I was six years old when Star Wars overtook the world in 1977. I’ll never forget first seeing the trailer for the movie. It was a hot, humid summer day in Ohio. I should have been out playing with the kids in my neighborhood. Instead I found myself in a waiting room at the local hospital. Sitting next to my mother, I was nervously awaiting impending doom. I was cursed with the common childhood blight of short eustachian tubes. This defect in my inner ears caused me countless, painful ear infections. My parents had agreed that I should undergo a minor procedure under anesthesia to alleviate symptoms. I was unhappy to say the least. I stood crying as my mother checked us in. The receptionist gave me a small little Pillsbury Doughboy figure to comfort me. Perhaps you remember him? He was the weird, white humanoid figure with a baker’s hat. On television commercials he giggled when someone poked his belly. He was a mascot for Pillsbury. They were plugging Pillsbury…flour… cake mix… croissants? Geez, I really don’t know what they were trying to sell! Funny how the memory works. Some things stick and others flee. I remember liking the smell of the plastic used in manufacturing the doll. Alas, the toy didn’t distract me. It did not stop my whining. Nothing could shake my fixation on the knowledge the dreaded ear doctor had signed the order for implanting tiny tubes in my ears to allow for better drainage. The ear doctor was a figure looming large in my life. He was more sinister than Darth Vader or Grand Moff Tarkin. To this day, having my ears poked and prodded at the ENT physician’s office is in my mind akin to what Princess Leia had to endure at the hands of the Imperial interrogators. Little floating robot with a huge hypodermic needle….bring it on….just don’t touch my ears! As I fussed and squirmed hoping against hope I would escape this operation my mom tried another way to distract me. She pointed out what was on the television. I looked up at this small, black and white tv with grainy resolution typical of the 1970s. No HDTV in those days! Adding insult to injury, the tv was suspending from the ceiling of the waiting room too! But lo! Lightening struck and the heavens moved! Flashing across the screen, etched forever in my memory was my first glimpse of the interior of the Millennium Falcon! It was just a promo clip being played on a local news program spotlighting the new film. The scene they showed was the iconic escape from the Death Star. I was hooked. The music, the action, the sense of heroism was scintillating. Harrison Ford was simply dashing as he sat in the gunner’s chair blasting away at pursuing tie fighters with radiant streaks of red laser. I like to think the brief encounter with the film gave me courage to face what I had to do. I survived the operation and a popsicle later I was back outside in the heat playing with my friends. I saw Star Wars later that month and every chance afterwards that I got. Back then you had to wait for it to be re-released. I am confident I watched it in the theaters and drive-ins at least 7-8 times that summer.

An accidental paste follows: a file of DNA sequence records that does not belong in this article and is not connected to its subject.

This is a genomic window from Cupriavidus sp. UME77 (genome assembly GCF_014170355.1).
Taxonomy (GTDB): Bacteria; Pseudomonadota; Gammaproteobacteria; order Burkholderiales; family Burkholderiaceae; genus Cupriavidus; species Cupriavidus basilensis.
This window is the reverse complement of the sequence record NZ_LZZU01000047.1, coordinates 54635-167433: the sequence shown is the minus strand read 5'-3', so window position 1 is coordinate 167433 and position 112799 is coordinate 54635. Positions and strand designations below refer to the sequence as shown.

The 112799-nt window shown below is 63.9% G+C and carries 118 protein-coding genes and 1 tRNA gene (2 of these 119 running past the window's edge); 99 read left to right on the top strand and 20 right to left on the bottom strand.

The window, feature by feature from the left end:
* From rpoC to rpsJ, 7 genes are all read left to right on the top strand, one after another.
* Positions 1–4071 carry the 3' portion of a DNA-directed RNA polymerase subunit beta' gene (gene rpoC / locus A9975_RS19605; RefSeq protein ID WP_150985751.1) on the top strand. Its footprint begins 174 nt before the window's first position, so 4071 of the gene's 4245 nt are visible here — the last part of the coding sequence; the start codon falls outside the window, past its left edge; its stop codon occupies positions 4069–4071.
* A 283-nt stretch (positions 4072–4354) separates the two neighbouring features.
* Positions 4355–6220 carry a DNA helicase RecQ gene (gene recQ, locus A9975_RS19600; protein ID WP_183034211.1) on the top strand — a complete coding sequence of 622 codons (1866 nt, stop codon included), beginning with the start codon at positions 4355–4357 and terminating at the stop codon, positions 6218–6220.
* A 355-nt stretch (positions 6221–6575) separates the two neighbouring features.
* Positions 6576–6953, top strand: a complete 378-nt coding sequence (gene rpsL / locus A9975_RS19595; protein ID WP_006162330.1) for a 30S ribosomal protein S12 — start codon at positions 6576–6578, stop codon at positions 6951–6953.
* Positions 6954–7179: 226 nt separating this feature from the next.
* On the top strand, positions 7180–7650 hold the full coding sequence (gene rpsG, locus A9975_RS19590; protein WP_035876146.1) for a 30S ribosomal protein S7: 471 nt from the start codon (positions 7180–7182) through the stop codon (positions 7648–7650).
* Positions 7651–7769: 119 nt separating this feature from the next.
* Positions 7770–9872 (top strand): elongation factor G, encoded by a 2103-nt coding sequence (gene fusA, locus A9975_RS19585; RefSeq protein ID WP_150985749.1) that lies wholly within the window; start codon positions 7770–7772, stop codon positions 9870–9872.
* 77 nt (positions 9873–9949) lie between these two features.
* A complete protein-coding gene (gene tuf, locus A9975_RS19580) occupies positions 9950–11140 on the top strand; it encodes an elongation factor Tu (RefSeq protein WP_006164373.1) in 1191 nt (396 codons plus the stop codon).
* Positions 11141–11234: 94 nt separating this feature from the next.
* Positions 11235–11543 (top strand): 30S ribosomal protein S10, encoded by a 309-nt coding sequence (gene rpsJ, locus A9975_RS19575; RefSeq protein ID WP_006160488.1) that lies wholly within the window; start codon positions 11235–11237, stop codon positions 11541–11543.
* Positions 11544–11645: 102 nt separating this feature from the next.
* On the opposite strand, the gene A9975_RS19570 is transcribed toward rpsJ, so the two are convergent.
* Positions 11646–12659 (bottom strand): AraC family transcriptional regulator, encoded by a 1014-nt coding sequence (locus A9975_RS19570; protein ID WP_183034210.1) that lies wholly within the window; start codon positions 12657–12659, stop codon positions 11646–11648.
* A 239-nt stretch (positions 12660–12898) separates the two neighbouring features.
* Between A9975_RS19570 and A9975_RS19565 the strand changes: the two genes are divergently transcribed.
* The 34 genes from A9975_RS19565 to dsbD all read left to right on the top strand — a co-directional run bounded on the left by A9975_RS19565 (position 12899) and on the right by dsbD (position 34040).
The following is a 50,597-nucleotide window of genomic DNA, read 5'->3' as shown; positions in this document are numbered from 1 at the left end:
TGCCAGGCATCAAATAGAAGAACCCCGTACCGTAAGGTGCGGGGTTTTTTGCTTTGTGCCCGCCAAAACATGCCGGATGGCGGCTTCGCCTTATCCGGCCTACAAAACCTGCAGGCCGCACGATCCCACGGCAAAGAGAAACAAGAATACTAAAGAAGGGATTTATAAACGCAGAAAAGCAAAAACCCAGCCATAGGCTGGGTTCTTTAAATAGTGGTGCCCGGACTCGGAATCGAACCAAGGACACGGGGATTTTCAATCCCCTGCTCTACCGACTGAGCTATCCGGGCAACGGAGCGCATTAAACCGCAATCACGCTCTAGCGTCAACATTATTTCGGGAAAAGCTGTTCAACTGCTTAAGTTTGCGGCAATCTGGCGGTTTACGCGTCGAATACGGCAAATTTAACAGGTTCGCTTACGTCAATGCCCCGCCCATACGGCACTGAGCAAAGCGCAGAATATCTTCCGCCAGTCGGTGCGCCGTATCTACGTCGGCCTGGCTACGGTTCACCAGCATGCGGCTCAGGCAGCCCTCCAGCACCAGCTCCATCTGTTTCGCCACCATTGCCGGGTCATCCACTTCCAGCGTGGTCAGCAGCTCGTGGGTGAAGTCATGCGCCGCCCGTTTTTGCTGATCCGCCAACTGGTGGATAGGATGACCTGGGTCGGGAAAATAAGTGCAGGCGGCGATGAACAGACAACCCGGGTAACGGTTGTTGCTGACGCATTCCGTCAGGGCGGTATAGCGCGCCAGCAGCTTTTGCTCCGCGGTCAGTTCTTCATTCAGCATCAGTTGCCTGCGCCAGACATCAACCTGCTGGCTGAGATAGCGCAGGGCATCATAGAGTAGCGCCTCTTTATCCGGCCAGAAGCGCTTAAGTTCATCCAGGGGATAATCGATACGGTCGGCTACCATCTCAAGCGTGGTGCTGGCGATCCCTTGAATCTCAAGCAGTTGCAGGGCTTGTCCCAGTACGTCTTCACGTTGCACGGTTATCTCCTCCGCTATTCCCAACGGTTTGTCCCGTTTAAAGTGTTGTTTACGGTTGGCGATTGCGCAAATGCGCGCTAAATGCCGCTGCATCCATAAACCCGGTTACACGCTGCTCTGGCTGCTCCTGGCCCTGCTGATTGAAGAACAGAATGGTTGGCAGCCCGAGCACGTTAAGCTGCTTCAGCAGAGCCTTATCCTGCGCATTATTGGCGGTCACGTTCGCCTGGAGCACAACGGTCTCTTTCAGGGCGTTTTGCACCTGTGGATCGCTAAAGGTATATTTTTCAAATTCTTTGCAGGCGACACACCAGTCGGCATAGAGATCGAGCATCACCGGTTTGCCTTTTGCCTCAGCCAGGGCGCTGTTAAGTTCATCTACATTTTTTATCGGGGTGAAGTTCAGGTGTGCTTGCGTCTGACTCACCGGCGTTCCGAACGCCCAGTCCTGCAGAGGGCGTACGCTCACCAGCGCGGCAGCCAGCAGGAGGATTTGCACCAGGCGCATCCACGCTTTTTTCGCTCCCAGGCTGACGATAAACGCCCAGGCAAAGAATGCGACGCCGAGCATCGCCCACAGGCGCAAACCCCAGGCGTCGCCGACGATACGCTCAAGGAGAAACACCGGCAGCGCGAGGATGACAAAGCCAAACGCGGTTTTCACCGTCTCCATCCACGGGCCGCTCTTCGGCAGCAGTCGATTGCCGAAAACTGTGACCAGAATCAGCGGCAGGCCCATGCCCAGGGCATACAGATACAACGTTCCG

Now, my father taught at a local community college in those days. He was an engineer. His field was in packaging engineering to be exact. Sounds exciting doesn’t it!? He was an expert on designing boxes and ‘whatnot’ needed to protect items while being shipped and stored. I know it isn’t as exciting as aerospace engineering, but his job was soon to be an unbeknownst boon to me! He came home one day with toys… Star Wars toys! Not just one x-wing, but three! I was also laden with scores of actions figures and a land speeder too. To my little mind this was heaven on earth. Apparently, his department was doing a project with the toy manufacturer Kenner handling all Star Wars toys. Once the packages were used for educational purposes they were up for grabs! Dear ol’ dad was kind enough to bring them home to me. I was the only kid on the block to have three x-wings! I played Star Wars every day for years! Of course I collected more toys, ever expanding my ability to create my own storyline. You see, I didn’t reenact the movies. I wanted the chance to escape into that world and learn more about it. This involved inventing my own plots. Gosh, I must of witnessed the Rebels and the Empire clash thousands of times! This was the start of authoring my own stories, although I wouldn’t start to write them down until I was in middle school.